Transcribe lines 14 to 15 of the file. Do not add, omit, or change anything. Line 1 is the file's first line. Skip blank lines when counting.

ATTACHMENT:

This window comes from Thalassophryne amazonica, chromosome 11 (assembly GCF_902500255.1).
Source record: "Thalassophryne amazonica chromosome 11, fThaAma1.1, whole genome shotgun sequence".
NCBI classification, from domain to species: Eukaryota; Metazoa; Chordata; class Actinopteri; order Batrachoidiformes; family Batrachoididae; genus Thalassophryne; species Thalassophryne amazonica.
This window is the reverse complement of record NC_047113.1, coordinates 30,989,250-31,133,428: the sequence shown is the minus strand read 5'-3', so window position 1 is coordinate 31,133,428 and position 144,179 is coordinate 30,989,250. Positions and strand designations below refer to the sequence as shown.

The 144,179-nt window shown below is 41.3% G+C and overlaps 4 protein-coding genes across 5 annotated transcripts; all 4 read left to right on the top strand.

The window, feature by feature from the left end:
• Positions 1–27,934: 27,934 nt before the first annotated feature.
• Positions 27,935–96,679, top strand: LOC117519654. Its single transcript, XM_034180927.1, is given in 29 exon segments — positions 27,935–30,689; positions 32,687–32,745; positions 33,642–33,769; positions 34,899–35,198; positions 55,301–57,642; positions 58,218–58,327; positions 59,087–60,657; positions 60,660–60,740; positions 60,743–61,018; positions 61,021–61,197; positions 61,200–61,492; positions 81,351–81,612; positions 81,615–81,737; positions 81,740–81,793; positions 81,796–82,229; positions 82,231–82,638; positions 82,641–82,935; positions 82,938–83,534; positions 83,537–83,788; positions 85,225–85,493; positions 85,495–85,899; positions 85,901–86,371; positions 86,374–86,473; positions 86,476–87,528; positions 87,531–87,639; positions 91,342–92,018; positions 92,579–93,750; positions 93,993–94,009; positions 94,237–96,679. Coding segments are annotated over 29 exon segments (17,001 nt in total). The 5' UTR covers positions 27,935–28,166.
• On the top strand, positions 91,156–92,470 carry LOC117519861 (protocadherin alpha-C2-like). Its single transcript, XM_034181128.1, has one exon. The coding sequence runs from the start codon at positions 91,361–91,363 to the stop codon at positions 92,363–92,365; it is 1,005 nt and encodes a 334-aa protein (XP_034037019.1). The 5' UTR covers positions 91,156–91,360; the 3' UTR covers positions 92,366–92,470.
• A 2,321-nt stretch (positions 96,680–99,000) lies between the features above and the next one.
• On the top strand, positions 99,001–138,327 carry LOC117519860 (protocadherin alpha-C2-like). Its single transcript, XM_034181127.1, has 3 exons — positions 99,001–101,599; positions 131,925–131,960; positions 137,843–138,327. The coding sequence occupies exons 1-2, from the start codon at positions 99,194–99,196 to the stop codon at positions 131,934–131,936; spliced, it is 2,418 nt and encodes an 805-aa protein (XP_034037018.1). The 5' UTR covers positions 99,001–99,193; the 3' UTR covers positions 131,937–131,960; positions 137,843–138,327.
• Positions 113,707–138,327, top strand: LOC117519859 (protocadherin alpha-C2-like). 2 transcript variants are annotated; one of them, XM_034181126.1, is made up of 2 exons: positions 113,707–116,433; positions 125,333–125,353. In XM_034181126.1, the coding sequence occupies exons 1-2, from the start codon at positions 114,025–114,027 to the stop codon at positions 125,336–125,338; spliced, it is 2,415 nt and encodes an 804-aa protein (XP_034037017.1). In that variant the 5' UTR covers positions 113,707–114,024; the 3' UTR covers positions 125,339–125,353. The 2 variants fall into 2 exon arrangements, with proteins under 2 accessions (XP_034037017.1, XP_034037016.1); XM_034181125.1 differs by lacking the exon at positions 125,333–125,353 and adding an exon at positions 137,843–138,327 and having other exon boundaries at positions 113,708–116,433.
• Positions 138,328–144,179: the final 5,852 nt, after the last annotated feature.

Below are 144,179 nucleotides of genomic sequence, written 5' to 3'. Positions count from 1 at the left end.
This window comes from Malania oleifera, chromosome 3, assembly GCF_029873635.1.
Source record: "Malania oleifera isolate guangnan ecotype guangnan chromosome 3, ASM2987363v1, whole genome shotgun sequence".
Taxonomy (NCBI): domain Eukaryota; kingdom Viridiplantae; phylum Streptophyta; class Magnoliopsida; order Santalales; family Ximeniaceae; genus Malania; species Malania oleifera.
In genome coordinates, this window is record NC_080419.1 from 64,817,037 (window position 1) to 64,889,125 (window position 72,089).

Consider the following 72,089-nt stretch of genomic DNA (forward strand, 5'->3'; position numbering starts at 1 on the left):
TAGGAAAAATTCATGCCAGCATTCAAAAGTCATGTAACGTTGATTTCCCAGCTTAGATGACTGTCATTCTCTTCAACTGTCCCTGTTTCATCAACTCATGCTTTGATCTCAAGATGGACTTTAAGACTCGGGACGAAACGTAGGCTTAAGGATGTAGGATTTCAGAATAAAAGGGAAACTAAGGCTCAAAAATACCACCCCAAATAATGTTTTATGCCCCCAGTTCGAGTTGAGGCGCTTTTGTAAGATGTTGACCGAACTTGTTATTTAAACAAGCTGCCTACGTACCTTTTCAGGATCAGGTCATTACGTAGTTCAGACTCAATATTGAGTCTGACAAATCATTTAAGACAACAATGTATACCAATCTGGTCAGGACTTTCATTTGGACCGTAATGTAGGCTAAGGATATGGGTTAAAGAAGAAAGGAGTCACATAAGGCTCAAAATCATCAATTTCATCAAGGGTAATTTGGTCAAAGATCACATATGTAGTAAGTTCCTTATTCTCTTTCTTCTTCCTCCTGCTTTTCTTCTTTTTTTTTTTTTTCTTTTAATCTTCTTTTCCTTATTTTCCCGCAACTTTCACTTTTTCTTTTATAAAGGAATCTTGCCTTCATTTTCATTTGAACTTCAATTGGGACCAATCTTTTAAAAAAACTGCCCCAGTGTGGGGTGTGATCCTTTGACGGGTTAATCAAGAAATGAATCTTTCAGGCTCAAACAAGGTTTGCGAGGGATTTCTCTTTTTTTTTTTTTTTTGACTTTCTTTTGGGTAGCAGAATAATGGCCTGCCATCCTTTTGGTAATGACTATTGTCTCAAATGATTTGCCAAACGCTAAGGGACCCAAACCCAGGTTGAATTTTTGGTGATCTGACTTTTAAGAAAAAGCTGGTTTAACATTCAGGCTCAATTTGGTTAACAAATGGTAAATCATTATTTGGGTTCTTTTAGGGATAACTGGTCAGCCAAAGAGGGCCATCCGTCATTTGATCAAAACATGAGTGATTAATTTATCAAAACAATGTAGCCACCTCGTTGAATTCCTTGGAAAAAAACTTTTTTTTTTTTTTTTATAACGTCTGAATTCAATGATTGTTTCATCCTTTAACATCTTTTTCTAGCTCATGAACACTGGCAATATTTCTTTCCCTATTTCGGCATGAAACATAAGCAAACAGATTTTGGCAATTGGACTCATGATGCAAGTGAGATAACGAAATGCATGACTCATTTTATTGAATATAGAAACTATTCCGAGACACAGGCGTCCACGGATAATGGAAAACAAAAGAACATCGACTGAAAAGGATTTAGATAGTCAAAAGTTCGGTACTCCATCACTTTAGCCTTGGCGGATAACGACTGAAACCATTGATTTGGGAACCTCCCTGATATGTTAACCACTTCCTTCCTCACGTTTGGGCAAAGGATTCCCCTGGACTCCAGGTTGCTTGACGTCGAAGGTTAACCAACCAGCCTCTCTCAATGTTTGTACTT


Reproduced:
Below are 144,179 nucleotides of genomic sequence, written 5' to 3'. Positions count from 1 at the left end.
This window comes from Malania oleifera, chromosome 3, assembly GCF_029873635.1.